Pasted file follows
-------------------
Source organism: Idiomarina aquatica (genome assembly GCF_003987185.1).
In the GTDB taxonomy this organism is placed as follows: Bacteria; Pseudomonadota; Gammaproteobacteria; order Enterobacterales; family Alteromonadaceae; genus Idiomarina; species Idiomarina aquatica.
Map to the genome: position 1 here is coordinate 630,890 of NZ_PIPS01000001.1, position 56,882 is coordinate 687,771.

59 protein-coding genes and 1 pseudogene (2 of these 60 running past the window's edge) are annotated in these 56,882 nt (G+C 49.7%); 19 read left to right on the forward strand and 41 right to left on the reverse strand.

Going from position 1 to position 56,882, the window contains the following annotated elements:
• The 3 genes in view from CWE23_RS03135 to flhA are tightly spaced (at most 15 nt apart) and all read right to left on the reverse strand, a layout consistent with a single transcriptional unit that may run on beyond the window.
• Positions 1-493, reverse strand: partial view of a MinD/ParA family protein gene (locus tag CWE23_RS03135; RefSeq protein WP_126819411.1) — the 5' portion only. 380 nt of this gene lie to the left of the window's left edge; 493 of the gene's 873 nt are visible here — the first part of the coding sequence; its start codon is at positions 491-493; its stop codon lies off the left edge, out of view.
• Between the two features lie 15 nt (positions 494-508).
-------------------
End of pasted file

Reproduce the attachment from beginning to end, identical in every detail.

Source organism: Idiomarina aquatica (genome assembly GCF_003987185.1).
In the GTDB taxonomy this organism is placed as follows: Bacteria; Pseudomonadota; Gammaproteobacteria; order Enterobacterales; family Alteromonadaceae; genus Idiomarina; species Idiomarina aquatica.
Map to the genome: position 1 here is coordinate 630,890 of NZ_PIPS01000001.1, position 56,882 is coordinate 687,771.

59 protein-coding genes and 1 pseudogene (2 of these 60 running past the window's edge) are annotated in these 56,882 nt (G+C 49.7%); 19 read left to right on the forward strand and 41 right to left on the reverse strand.

Going from position 1 to position 56,882, the window contains the following annotated elements:
• The 3 genes in view from CWE23_RS03135 to flhA are tightly spaced (at most 15 nt apart) and all read right to left on the reverse strand, a layout consistent with a single transcriptional unit that may run on beyond the window.
• Positions 1-493, reverse strand: partial view of a MinD/ParA family protein gene (locus tag CWE23_RS03135; RefSeq protein WP_126819411.1) — the 5' portion only. 380 nt of this gene lie to the left of the window's left edge; 493 of the gene's 873 nt are visible here — the first part of the coding sequence; its start codon is at positions 491-493; its stop codon lies off the left edge, out of view.
• Between the two features lie 15 nt (positions 494-508).